It’s important to equip this part of the transportation workforce to do this work, without requiring them to learn a new set of skills. Without these tools, PBPD would require detailed analysis from the agency safety or traffic engineer’s office and the need for projects can overwhelm the available support. With these tools, an agency can allocate their funding and staff more effectively and make the best decisions for stakeholders and constituents.
Inspiration & Advice
Q. How did you become involved in performance-based practical design?
A. I lost a close friend to a rollover crash as a kid. If I can make things just a fraction better for safety, I’m going to do it. This led me to become a road safety professional in a rural state. I had been applying safety principles at the planning scale for some time when a small, proof of concept project was developed for a state DOT to help them dip their toe into performance-based practical design. It was my first chance to work with helping an agency use emerging safety practices broadly through their program. That, along with my passion for safety, led me to where I am today.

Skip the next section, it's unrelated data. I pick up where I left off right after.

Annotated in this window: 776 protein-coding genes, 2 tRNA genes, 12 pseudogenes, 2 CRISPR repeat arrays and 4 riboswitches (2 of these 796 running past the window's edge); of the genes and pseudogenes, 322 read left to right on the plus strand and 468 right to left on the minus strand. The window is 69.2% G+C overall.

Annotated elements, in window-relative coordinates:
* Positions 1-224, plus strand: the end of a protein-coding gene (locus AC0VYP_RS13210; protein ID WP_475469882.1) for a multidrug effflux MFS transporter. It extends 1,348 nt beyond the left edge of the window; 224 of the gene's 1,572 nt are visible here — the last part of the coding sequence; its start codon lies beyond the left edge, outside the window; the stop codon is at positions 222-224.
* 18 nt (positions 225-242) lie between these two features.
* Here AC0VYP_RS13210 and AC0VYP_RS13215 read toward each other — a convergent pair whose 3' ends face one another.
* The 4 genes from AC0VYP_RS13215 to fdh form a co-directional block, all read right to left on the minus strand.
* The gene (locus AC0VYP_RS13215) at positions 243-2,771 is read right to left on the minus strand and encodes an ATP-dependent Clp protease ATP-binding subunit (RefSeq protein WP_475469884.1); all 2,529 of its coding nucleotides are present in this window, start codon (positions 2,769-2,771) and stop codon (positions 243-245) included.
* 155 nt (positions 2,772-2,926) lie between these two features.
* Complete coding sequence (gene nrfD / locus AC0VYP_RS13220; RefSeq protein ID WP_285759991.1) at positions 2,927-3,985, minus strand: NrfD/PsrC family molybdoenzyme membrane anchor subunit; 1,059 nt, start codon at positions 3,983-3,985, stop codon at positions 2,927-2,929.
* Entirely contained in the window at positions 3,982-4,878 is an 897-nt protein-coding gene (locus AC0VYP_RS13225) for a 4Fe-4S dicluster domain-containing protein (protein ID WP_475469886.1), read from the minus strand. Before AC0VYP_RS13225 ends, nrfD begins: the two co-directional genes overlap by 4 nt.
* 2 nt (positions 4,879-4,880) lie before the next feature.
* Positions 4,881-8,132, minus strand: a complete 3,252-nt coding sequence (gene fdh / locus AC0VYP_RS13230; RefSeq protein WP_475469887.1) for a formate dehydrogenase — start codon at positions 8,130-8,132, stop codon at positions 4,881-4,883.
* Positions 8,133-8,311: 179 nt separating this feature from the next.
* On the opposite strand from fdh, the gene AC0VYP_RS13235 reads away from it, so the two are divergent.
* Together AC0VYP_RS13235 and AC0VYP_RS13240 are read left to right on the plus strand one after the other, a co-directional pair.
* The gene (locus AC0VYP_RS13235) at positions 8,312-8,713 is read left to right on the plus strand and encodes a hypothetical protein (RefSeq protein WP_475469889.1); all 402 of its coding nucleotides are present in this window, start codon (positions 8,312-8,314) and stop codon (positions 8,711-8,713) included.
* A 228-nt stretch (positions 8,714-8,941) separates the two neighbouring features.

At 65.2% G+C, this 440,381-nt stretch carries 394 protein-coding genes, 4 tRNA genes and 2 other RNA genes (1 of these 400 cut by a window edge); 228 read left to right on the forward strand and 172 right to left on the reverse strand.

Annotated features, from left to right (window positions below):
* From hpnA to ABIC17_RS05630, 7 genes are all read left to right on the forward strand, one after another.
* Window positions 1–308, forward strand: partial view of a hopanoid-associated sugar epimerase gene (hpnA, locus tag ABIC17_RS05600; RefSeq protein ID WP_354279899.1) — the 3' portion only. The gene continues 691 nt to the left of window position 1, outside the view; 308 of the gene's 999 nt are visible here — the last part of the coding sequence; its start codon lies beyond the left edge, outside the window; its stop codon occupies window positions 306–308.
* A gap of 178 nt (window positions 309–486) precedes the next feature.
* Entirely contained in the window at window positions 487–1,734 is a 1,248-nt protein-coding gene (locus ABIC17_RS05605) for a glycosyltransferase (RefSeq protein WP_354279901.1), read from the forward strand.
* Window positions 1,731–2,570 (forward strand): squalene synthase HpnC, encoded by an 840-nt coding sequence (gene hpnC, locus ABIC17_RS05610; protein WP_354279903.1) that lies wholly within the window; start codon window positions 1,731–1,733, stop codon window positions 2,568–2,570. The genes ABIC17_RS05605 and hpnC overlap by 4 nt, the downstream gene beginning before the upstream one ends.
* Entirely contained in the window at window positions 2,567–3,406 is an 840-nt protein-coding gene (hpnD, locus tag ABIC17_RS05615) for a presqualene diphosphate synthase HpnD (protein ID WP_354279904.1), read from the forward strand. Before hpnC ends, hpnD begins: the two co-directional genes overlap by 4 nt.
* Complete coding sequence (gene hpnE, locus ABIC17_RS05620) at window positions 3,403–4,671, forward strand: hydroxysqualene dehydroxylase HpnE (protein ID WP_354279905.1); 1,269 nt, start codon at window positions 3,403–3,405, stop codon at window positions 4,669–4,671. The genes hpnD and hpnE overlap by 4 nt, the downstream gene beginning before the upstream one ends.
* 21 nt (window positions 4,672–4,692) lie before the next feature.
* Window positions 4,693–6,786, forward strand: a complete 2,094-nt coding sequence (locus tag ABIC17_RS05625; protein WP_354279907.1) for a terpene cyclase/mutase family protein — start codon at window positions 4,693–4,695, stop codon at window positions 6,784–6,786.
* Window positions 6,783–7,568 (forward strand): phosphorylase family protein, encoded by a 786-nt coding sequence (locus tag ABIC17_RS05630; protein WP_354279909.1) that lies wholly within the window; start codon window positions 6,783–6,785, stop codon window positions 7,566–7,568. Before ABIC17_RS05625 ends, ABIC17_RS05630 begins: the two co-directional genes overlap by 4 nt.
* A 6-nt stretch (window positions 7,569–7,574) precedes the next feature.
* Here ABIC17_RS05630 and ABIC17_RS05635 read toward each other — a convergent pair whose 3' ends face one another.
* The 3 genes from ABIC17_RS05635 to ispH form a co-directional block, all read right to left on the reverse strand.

Q. What advice do you have for someone who is interested in performance-based practical design and working in the field?
A. There is a lot of opportunity to develop improved tools and software, support new performance research and focus agency decision-making around new practices. If any of these excite you, volunteer to dig a little deeper. With emerging fields, one of the best ways to get involved is to plug into and contribute to a community of practice. Performance-based practical design is an area where substantial research dollars are being invested through numerous NCHRP projects, and keeping up to speed on the latest research is critical. Opportunity presents itself to those with a track record of past service.